Tobramycin              58.8            38.5
Clindamycin             52.0            38.5

Ciprofloxacin           47.1            46.2
Lomefloxacin            43.0            46.2
Nalidixic acid          52.9            38.5
Norfloxacin             52.9            38.5
Ofloxacin               47.1            46.2
Sparfloxacin            17.7            23.1

Doxycycline             17.7            22.0
Tetracycline            41.2            53.9

Chloramphenicol         41.2            41.2

Erythromycin            58.8            38.5
Vancomycin              41.2            38.5
Rifampicin              42.0            46.2
Polymyxin B             70.6            38.5
Trimethoprim            42.2            41.2

Table III. Curing of R-plasmids in clinical isolates of A. baumannii
with EtBr and acridine orange

Bacterial isolates   cured     Antibiotic resistance cured

A. baumannii A23     pUP1280   [Ap.sup.r], [Gm.sup.r], [Km.sup.r],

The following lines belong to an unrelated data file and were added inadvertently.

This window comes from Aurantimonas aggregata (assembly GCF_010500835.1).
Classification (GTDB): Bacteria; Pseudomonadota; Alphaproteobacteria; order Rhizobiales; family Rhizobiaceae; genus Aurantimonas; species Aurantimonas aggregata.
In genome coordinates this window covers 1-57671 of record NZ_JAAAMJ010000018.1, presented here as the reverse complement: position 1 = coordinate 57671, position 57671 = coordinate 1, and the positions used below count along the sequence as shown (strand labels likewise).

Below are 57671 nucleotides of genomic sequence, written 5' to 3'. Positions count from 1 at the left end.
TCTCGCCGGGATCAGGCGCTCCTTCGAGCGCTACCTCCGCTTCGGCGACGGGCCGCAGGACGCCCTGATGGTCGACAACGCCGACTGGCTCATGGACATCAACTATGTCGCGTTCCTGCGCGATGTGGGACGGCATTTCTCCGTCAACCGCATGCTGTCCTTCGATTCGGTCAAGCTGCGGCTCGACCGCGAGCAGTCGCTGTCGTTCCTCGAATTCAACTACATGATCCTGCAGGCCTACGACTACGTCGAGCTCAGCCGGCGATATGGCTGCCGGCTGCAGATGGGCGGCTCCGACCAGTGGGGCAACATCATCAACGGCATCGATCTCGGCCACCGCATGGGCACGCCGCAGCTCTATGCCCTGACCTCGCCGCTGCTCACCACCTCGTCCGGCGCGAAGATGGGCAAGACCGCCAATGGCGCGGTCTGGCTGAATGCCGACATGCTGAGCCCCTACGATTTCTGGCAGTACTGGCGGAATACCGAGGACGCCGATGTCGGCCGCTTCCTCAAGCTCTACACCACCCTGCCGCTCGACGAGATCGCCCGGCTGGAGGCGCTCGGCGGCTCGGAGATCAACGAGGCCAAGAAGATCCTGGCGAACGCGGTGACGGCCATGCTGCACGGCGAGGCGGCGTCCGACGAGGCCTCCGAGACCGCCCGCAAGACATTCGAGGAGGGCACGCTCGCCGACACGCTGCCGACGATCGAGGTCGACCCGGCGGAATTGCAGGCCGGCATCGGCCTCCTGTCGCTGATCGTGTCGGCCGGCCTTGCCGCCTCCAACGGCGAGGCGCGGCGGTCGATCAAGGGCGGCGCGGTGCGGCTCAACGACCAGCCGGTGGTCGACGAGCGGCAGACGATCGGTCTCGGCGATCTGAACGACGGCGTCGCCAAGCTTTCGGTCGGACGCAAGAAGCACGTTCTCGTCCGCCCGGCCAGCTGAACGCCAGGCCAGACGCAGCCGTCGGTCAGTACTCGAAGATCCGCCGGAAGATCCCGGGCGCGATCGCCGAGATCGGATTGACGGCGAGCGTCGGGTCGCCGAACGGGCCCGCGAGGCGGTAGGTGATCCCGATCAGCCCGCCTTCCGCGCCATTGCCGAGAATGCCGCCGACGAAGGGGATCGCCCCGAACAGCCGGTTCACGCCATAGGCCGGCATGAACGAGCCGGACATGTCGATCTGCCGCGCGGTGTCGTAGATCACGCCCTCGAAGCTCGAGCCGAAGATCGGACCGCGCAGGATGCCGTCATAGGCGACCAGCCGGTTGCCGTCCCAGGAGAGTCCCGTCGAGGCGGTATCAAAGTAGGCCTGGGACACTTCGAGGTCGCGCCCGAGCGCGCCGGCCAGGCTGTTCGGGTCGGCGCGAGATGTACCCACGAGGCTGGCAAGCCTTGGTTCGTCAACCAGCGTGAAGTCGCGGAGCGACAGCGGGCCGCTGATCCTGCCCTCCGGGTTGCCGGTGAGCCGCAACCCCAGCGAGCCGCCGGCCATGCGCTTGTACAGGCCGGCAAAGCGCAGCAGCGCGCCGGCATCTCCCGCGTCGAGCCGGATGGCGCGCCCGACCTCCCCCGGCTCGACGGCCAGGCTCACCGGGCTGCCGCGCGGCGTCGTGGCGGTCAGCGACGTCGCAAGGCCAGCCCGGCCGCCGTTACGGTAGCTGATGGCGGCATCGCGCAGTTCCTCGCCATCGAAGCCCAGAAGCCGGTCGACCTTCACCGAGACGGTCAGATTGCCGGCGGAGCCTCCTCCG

[Cm.sup.r], [Am.sup.r]
A. baumannii A24     pUP1281   [Ap.sup.r], [Gm.sup.r], [Km.sup.r]
A. baumannii A26     pUP1282   [Ap.sup.r], [Gm.sup.r], [Km.sup.r],
                                 [St.sup.r] [Lf.sup.r]
E. coli K 12         RP4       [Ap.sup.r], [Tc.sup.r], [Km.sup.r]
E. coli K 12         pBR322    [Ap.sup.r], [Tc.sup.r]

                          Plasmid curing agents

                            Ethidium Bromide
Bacterial isolates
                         SIC        Per cent curing
                     ([micro]/ml)     efficiency
A. baumannii A23         512              20

A. baumannii A24         256              16
A. baumannii A26         256              11

E. coli K 12             128              14
E. coli K 12             128              23

                         Plasmid curing agents

                            Acridine Orange
Bacterial isolates
                          sic        Per cent curing
                     ([micro]g/ml)     efficiency
A. baumannii A23          512               7

A. baumannii A24          256              18
A. baumannii A26          256              --

E. coli K 12               64              --
E. coli K 12              128              14

SIC. Subinhibitory concentration. Total 300 clones tested.
--. Below detection limit (none of the 300 clones tested
showed curing of plasmid)